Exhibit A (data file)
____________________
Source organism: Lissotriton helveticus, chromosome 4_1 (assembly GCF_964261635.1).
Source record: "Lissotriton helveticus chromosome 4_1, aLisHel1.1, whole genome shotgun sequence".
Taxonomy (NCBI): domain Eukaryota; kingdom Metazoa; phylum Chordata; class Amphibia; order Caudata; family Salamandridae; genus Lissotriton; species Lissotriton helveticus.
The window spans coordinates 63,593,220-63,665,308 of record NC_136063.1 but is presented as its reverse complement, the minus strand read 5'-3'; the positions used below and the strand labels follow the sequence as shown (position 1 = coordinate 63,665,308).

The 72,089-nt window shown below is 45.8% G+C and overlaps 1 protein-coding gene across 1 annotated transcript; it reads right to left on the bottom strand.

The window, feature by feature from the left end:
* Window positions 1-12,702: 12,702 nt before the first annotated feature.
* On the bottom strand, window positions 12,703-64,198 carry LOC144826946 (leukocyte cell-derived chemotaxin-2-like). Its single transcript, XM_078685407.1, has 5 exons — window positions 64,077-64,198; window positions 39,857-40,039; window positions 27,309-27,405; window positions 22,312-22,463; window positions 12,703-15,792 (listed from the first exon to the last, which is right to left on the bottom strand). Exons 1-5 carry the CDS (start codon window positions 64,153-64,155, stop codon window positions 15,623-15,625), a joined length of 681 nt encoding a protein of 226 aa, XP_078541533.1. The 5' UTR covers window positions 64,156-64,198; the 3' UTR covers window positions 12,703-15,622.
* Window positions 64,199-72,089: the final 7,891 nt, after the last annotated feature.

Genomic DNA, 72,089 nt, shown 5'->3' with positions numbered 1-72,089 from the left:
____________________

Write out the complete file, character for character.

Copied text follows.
Source organism: Lissotriton helveticus, chromosome 4_1 (assembly GCF_964261635.1).
Source record: "Lissotriton helveticus chromosome 4_1, aLisHel1.1, whole genome shotgun sequence".
Taxonomy (NCBI): domain Eukaryota; kingdom Metazoa; phylum Chordata; class Amphibia; order Caudata; family Salamandridae; genus Lissotriton; species Lissotriton helveticus.
The window spans coordinates 63,593,220-63,665,308 of record NC_136063.1 but is presented as its reverse complement, the minus strand read 5'-3'; the positions used below and the strand labels follow the sequence as shown (position 1 = coordinate 63,665,308).

The 72,089-nt window shown below is 45.8% G+C and overlaps 1 protein-coding gene across 1 annotated transcript; it reads right to left on the bottom strand.

The window, feature by feature from the left end:
* Window positions 1-12,702: 12,702 nt before the first annotated feature.
* On the bottom strand, window positions 12,703-64,198 carry LOC144826946 (leukocyte cell-derived chemotaxin-2-like). Its single transcript, XM_078685407.1, has 5 exons — window positions 64,077-64,198; window positions 39,857-40,039; window positions 27,309-27,405; window positions 22,312-22,463; window positions 12,703-15,792 (listed from the first exon to the last, which is right to left on the bottom strand). Exons 1-5 carry the CDS (start codon window positions 64,153-64,155, stop codon window positions 15,623-15,625), a joined length of 681 nt encoding a protein of 226 aa, XP_078541533.1. The 5' UTR covers window positions 64,156-64,198; the 3' UTR covers window positions 12,703-15,622.
* Window positions 64,199-72,089: the final 7,891 nt, after the last annotated feature.

Genomic DNA, 72,089 nt, shown 5'->3' with positions numbered 1-72,089 from the left: